Table_1_Summer Mesozooplankton Biomass Distribution in the West Spitsbergen Current (2001–2014).DOCX (99.83 kB)

Table_1_Summer Mesozooplankton Biomass Distribution in the West Spitsbergen Current (2001–2014).DOCX

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posted on 24.04.2019, 04:32 by Jacob Carstensen, Anna Olszewska, Slawomir Kwasniewski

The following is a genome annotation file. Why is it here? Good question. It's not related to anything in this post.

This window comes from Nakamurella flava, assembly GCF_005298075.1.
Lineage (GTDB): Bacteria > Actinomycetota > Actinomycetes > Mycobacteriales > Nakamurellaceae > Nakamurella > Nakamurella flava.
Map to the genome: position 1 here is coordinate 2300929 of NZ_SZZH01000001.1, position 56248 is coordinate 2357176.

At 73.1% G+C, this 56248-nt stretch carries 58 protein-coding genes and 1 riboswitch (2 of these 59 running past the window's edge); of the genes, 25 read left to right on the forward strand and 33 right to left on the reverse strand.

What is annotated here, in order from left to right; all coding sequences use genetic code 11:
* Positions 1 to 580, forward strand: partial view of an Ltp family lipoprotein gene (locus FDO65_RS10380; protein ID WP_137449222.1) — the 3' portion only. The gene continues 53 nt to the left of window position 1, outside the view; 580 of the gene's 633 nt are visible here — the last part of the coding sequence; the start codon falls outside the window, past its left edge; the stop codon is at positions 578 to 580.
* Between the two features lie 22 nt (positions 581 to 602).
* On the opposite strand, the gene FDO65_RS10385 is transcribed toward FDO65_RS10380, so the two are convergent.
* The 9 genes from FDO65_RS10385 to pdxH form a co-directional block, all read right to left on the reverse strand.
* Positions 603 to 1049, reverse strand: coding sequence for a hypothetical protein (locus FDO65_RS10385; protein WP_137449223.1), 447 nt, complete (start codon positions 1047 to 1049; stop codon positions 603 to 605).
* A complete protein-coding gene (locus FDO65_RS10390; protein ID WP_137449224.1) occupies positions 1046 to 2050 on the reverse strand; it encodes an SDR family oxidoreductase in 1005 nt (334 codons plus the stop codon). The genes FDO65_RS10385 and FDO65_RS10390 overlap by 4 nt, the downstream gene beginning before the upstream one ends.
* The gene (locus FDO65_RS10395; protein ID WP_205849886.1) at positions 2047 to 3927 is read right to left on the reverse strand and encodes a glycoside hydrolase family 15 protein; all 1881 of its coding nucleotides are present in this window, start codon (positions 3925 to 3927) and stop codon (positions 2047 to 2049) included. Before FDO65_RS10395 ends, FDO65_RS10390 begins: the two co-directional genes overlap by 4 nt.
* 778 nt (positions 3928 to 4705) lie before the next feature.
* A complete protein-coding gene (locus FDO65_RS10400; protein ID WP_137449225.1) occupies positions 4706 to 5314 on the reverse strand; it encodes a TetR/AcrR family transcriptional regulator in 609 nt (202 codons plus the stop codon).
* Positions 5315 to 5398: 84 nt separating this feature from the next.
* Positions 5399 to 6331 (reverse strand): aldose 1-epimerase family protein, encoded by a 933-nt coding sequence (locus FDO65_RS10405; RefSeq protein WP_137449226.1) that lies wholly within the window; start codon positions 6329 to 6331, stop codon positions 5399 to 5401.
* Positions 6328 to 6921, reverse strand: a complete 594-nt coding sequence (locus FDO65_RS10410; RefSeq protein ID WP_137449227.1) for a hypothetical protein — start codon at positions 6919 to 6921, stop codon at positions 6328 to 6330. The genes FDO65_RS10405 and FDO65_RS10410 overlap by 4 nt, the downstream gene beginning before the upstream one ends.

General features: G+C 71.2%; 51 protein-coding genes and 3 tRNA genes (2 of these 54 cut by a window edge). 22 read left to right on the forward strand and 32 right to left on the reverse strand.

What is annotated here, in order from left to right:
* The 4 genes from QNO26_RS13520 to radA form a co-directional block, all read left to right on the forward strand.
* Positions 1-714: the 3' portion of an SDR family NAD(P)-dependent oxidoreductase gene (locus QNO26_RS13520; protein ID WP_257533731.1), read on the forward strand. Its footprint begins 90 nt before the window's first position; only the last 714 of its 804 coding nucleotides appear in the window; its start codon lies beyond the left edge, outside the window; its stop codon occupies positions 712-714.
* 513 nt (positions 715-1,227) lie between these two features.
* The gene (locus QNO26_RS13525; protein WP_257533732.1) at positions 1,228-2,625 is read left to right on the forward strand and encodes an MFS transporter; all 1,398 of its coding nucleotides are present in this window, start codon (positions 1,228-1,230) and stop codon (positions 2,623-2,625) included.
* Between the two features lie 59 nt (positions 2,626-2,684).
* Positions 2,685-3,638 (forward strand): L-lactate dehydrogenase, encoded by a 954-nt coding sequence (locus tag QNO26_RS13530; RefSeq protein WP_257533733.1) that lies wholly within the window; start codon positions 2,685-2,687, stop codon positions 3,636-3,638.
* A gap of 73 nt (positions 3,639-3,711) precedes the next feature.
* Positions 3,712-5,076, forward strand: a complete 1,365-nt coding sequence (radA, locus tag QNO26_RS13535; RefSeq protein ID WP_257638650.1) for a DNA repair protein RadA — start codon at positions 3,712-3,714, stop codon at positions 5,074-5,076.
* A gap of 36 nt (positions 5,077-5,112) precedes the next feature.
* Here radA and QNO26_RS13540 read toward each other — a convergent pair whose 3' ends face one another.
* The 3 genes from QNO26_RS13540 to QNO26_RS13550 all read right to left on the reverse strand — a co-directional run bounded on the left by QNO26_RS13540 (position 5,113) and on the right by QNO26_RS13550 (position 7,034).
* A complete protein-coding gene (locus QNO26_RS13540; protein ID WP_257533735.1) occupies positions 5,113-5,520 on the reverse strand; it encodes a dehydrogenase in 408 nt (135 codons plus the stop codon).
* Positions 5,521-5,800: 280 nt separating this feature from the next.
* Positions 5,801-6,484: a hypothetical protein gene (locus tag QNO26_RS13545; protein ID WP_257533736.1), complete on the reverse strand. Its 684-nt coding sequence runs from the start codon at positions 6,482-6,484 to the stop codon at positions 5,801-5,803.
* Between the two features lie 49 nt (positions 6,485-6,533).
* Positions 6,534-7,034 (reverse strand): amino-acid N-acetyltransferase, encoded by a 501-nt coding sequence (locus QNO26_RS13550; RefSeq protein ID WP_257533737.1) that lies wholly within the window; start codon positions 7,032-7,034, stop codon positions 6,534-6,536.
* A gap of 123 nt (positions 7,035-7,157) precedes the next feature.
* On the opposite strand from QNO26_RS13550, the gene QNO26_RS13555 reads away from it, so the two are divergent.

Marine ecosystems in Arctic regions are expected to undergo large changes, driven by sea ice retreat and increasing influence of warmer and saline waters. We examined changes in the hydrography and mesozooplankton from a 14-year long time series in the West Spitsbergen Current during the summer period. The aim was to provide a contemporary description of spatial and temporal variations in the zooplankton community inhabiting the surface layer (0–60 m), over an area extending 6 latitudinal degrees and nearly 20 longitudinal degrees. A total of 296 samples were partitioned into three groups, based on salinity and temperature signatures, representing the western, eastern, and coastal branches of the West Spitsbergen Current. Only the waters of the eastern branch, influenced by north-flowing Atlantic water, showed significant temporal trend in salinity, whereas no significant time trend was found for temperature in any of the three branches in the surface layer studied. Zooplankton biomass generally decreased from south to north in the western and eastern branches, suggesting poleward net loss of zooplankton, whereas relatively constant biomass in the coastal branch was likely sustained by higher production at the shelf break. The biomass remained constant over the study period for all three branches. Four species (Calanus finmarchicus, Calanus glacialis, Calanus hyperboreus, and Eukrohnia hamata) contributed almost 90% of the mesozooplankton biomass in all branches, with C. hyperboreus and C. glacialis being relatively important in the western and coastal branches, respectively. Calanus finmarchicus became increasingly important over time in the eastern branch, almost doubling its biomass and contributing more than 50% of the total biomass at the end of the study period. This increase was not associated with a general tendency toward more mature stages. C. finmarchicus copepodid CV and adults constituted > 80% of this species biomass in the western and eastern branches. In general, the relatively long time series, for Arctic standards, could not confirm expected drastic trends, but showed subtle changes over time overlaid by considerable interannual variability. Given the large inherent variability in zooplankton data, time series extending more than 14 years are needed for assessing trends in the West Spitsbergen Current.